That pours remotest rapture on the sight:
Thine is the charm of life's bewilder'd way,
That calls each slumbering passion into play.
Waked by thy touch, I see the sister band,
On tiptoe watching, start at thy command,
And fly where'er thy mandate bids them steer,
To pleasure's path or glory's bright career.

WOODS IN WINTER.

By LONGFELLOW. WHEN winter winds are piercing chill,

And through the white-thorn blows the gale, With solemn feet, I tread the hill,

That overbrows the lonely vale. O'er the bare upland, and away

Through the long reach of desert woods, The embracing sunbeams chastely play,

And gladden these deep solitudes. On the gray maple's crusted bark

Its tender shoots the hoar-frost nips ; Whilst in the frozen fountain-hark!

His piercing beak the bittern dips. Where, twisted round the barren oak,

The summer vine in beauty clung,
And summer winds the stillness broke

The crystal icicle is hung.
Where, from their frozen urns, mute springs

Pour out the river's gradual tide,
Shrilly the skater's iron rings,

And voices fill the woodland side.

Alas! how changed from the fair scene,

When birds sang out their mellow lay; And winds were soft, and woods were green,

And the song ceased not with the day!

But still wild music is abroad,

Pale, desert woods, within your crowd ; And gathered winds, in hoarse accord,

Amid the vocal reeds pipe loud.

Chill airs, and wintry winds, my ear
Has
grown

familiar with your song; I hear it in the opening year

I listen, and it cheers me long.

THE PILGRIM FATHERS.

By PIERPONT, an American poet.

The pilgrim fathers—where are they ?

The waves that brought them o'er
Still roll in the bay, and throw their spray

As they break along the shore;
Still roll in the bay, as they rolld that day,

When the May-flower moor'd below,
When the sea around was black with storms,

And white the shore with snow.

The mists, that wrapp'd the pilgrim's sleep,

Still brood upon the tide; And his rocks yet keep their watch by the deep,

To stay its waves of pride.
But the snow-white sail, that he gave to the gale,

When the heavens looked dark, is gone ;
As an angel's wing, through an opening cloud,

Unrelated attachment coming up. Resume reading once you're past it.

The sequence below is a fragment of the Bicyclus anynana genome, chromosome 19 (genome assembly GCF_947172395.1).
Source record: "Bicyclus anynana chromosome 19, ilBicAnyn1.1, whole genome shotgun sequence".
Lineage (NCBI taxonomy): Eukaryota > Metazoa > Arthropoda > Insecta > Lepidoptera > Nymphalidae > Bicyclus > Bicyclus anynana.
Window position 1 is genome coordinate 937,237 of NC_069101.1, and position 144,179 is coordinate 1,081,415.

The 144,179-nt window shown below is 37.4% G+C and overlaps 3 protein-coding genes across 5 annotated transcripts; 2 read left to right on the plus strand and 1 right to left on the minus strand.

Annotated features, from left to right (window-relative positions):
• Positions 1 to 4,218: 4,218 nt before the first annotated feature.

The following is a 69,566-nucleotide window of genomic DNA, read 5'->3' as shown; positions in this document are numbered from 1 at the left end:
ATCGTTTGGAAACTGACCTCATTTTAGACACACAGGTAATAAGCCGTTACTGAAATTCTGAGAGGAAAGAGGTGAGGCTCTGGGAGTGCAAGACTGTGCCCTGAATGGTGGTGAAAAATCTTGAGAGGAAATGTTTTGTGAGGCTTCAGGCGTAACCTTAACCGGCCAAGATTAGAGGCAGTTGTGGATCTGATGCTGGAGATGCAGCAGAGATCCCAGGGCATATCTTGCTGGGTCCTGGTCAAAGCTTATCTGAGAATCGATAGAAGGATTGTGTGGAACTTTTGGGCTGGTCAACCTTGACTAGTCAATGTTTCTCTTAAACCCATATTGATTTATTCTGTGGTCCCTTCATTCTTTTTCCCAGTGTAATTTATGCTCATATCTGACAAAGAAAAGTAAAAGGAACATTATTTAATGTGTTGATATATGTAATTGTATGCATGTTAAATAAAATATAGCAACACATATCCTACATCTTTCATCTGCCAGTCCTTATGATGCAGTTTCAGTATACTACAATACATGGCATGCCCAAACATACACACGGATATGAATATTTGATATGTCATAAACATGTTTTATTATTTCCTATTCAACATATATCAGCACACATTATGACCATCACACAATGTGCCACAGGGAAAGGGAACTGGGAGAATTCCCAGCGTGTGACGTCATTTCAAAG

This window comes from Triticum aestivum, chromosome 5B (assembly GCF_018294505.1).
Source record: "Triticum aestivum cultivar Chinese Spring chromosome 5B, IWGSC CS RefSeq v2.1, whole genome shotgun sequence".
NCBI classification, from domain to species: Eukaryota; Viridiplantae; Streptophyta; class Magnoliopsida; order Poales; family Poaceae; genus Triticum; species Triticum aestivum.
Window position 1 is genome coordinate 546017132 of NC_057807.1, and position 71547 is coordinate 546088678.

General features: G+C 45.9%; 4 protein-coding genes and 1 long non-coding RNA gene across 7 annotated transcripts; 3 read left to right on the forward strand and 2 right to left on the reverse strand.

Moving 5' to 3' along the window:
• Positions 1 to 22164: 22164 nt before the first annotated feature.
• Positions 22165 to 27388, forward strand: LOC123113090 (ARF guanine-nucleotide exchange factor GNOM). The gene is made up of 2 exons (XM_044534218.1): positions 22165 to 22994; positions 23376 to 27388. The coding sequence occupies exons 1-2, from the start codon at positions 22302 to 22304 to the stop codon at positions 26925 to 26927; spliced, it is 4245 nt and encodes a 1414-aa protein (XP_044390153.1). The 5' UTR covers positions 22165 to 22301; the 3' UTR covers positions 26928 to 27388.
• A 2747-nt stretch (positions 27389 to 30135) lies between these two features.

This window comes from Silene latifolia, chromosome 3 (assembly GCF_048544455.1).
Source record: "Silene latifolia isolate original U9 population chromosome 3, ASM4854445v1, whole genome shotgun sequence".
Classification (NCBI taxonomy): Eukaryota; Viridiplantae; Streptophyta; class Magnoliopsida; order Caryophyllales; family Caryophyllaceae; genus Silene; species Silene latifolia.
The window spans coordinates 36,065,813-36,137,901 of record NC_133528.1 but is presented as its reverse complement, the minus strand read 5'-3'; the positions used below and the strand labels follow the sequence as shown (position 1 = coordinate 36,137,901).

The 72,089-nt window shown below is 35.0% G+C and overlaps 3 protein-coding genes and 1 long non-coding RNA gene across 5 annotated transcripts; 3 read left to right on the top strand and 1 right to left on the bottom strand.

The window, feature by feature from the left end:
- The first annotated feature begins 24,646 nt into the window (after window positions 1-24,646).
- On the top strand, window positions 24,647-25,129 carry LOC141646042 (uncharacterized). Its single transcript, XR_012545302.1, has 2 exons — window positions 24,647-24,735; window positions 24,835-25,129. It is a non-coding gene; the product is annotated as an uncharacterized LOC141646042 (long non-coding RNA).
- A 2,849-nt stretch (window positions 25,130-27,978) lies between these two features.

Is seen, and then withdrawn.
The pilgrim exile-sainted name!-

The hill, whose icy brow
Rejoiced, when he came, in the morning's flame,

In the morning's flame burns now.
And the moon's cold light, as it lay that night

On the hill-side and the sea,
Still lies where he laid his houseless head ;-

But the pilgrim-where is he?

The pilgrim fathers are at rest:

When summer 's throned on high, And the world's warm breast is in verdure dress'd,

Go, stand on the hill where they lie.
The earliest ray of the golden day

On that hallow'd spot is cast;
And the evening sun, as he leaves the world,

Looks kindly on that spot last.
The pilgrim spirit has not fled:

It walks in noon's broad light;
And it watches the bed of the glorious dead,

With the holy stars, by night.
It watches the bed of the brave who have bled,

And shall guard this ice-bound shore,
Till the waves of the bay, where the May-flower lay,

Shall foam and freeze no more.

REFLECTIONS ON HAVING LEFT A PLACE OF

RETIREMENT.

By S. T. COLERIDGE.

Was green

Low was our pretty cot: our tallest rose
Peep'd at the chamber window. We could hear
At silent noon, and eve, and early morn,
The sea's faint murmur. In the open air
Our myrtles blossom’d; and across the porch
Thick jasmines twined: the little landscape round

and woody, and refresh'd the eye. It was a spot which you might aptly call

The Valley of Seclusion ! Once I saw
(Hallowing his Sabbath-day by quietness)
A wealthy son of commerce saunter by,
Bristowa's citizen: methought, it calm’d
His thirst of idle gold, and made him muse
With wiser feelings : for he paused, and look'd
With a pleased sadness, and gazed all around,
Then eyed our cottage, and gazed round again,
And sighed, and said, it was a blessed place.